Not even 20 years ago Ostrava was called the ‘Republic’s Iron Heart’, referring to the production facilities of Dolní Vítkovice right in the center of the third-largest Czech city. The local concentration of industrial sectors is unique. The Hlubina colliery produced coal that was coked next door to fuel the blast furnaces of the neighbouring ironworks. Today a new city arose from the industrial wasteland. To get an overview of the huge area visitors should take a ride on the spectacular skip hoist right on top of Blast Furnace no. 1, also called ‘Bolt Tower’. The former engine room U6 with its large machinery still in place invites children to experience the technical evolution from the steam era until today as an interactive journey resembling the novels of science-fiction author Jules Verne. An even broader range of history is covered by the new Science and Technology Centre that makes visitors feel like passengers of a time machine floating through the ‘World of Science and Discoveries’, the ‘World of Civilization’ and the ‘World of Nature’. Not least the colliery changed dramatically, its restored buildings hosting conferences, workshops and cultural events, while the former gas holder was converted into an event location of multifunctional use, fully equipped with gallery and Café.
In 1828, the industrialization of Ostrava was initiated by archbishop Rudolph Johann of Habsburg who arranged for the construction of the site’s first puddling furnace in favor of producing rails for a newly built line from Vienna to Galicia. Iron production started in 1832 from blast furnaces fuelled with coke as early as 1836 which was unique to the Habsburg Empire at that time. A rolling mill for rails was completed in 1847, a Bessemer steel plant in 1866, and a tube mill in 1883. The plants were run by coal from Hlubina colliery since 1843.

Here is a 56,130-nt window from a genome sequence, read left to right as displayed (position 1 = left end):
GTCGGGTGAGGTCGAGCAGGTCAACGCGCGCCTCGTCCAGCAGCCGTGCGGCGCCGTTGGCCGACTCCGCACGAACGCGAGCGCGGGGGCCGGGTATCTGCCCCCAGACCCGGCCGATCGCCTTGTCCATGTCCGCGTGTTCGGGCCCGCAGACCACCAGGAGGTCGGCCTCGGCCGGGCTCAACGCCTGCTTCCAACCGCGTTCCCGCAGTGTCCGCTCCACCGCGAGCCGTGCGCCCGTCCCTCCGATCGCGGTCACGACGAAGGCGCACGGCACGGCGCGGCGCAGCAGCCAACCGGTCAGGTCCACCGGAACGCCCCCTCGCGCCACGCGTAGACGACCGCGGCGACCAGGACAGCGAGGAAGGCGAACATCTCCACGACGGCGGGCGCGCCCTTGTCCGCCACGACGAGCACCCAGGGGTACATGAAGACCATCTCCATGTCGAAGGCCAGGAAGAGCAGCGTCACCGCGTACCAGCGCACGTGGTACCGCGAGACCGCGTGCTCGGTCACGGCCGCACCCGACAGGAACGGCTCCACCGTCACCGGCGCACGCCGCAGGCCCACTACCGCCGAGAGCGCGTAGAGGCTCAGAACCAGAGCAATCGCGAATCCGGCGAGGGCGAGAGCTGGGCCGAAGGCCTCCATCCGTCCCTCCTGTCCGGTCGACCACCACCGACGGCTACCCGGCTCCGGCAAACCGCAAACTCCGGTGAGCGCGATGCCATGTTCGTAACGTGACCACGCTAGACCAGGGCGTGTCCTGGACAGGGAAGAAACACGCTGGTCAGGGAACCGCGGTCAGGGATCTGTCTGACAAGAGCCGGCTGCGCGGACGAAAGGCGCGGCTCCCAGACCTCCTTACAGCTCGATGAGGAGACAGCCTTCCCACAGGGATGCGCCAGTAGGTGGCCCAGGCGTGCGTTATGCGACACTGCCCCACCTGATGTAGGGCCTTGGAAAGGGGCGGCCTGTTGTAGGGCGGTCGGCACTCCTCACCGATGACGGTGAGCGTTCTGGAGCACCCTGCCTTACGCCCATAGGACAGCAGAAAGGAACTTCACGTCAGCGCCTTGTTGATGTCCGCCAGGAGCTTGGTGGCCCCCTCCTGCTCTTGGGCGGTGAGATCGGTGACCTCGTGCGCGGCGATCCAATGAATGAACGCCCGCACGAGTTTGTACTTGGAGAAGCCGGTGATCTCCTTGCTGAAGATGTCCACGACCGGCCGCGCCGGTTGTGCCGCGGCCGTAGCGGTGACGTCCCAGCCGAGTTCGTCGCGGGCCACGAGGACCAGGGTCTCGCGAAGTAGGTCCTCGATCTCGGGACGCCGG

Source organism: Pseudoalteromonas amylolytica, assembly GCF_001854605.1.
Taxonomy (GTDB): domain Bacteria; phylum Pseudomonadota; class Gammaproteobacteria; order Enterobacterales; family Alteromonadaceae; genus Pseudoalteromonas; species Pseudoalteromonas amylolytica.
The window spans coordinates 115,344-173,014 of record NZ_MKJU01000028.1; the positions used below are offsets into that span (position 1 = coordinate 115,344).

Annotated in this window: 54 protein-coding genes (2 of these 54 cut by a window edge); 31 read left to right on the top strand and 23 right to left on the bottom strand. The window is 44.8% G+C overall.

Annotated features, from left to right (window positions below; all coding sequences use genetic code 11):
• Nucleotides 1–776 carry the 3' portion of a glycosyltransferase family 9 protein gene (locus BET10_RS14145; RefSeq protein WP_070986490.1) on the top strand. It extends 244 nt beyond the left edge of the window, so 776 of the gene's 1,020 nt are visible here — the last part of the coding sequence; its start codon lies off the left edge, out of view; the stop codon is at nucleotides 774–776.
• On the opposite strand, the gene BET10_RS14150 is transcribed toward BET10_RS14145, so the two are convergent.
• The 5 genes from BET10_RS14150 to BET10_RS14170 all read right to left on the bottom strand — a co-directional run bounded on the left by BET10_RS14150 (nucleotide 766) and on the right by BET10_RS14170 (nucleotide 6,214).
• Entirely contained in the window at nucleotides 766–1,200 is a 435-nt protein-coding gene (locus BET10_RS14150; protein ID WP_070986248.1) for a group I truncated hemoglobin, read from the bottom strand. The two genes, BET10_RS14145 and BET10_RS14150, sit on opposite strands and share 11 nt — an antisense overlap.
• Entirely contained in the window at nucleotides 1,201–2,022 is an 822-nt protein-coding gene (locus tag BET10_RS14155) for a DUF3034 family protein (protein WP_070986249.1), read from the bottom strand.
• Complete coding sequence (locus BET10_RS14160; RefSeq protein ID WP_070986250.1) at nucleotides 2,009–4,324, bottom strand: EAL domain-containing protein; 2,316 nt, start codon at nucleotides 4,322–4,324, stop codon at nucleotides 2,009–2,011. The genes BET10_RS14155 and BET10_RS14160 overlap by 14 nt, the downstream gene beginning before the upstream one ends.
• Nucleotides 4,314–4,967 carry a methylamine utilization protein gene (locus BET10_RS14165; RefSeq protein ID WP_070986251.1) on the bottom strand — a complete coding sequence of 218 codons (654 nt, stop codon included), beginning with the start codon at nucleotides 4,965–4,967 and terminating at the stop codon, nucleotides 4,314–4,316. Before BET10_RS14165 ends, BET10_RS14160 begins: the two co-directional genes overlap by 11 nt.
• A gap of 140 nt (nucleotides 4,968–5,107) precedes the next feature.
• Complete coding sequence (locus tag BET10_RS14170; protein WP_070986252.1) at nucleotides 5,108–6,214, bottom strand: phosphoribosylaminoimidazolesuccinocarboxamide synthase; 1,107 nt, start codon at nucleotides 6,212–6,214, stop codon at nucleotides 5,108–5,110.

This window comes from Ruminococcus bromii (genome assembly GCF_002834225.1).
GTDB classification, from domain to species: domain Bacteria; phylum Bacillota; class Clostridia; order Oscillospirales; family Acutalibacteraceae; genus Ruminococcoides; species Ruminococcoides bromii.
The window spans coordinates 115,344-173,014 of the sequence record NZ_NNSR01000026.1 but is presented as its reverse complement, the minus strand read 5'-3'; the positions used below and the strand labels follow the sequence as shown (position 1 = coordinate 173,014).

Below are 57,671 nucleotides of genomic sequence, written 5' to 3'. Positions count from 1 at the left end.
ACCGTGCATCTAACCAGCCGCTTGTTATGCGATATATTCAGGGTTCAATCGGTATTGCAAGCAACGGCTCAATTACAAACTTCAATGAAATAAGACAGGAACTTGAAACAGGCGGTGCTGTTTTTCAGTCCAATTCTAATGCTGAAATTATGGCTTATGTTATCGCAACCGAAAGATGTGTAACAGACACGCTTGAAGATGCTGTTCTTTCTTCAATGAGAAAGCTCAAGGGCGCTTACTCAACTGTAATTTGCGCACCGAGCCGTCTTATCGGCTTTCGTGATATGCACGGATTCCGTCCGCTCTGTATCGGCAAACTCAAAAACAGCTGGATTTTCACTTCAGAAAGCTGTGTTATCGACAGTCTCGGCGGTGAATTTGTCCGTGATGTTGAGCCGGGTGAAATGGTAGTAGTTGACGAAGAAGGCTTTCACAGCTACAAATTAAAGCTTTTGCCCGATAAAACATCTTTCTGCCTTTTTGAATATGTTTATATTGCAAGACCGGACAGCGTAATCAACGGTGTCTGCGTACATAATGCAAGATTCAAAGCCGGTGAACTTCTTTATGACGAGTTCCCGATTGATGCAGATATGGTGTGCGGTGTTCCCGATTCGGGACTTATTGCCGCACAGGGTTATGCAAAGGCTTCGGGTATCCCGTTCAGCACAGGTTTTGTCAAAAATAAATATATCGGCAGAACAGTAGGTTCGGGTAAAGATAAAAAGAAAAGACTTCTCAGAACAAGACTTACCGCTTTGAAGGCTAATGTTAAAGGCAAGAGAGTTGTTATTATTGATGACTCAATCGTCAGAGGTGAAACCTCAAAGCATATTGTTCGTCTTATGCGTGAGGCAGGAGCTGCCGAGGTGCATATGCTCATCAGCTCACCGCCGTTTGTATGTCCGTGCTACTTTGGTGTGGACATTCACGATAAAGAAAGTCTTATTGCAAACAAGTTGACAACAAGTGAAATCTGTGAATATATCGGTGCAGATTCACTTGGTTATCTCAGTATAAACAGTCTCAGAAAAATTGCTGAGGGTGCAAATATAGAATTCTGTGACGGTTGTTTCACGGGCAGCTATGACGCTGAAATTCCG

Much of the site`s finance was provided by the Vienna based bank of Salomon Mayer Rothchild. Already at this early stage, the growing industrial estate was characterized by its distinctive production chain, consisting of a coal mine, a coking plant, and ironworks at a single site. During the following decades the range of products grew continuously, including boilers, steam engines, mining and rolling mill equipment, and construction parts for bridges. In the late 19th century, the Vítkovice Ironworks became the only supplier of armour plates for the Austrian-Hungarian Navy. Armaments and ammunition kept to be important products, as well as steel cylinders that were first manufactured in 1906 in a cutting-edge rolling mill. In 1938 the plant employed 18,860 people, a total that rose to 33,477 by 1944.
After 162 years of operation, the blast furnaces were blown out in 1998. Much of the disused plant, the Hlubina colliery, the coke ovens and blast furnaces along Mistecka Street and the steel plant and rolling mill on Ruska Street, including many 19th century buildings, have been declared a National Cultural Monument, and are in process of conservation. Newly erected buildings like the Science and Technology Centre complement the industrial heritage. Today Dolní Vítkovice is one of the most substantial projects of its kind in Europe, comparable with Volklingen or Duisburg-Meiderich.
|Recommended duration of visit:||12 Hours|
|Duration of a guided tour:||100 Minutes|
|Access for persons with disabilities:||Available|
|Infrastructure for children:|
|Visitor centre on site:||yes|
|Gift and book shop on site:||yes|
Area is open to visitors for free. The various attractions are open:
Science and Technology Centre (STC)
Sunday - Friday 10am-6pm
Monday - Sunday 10am-10pm
For other attractions see website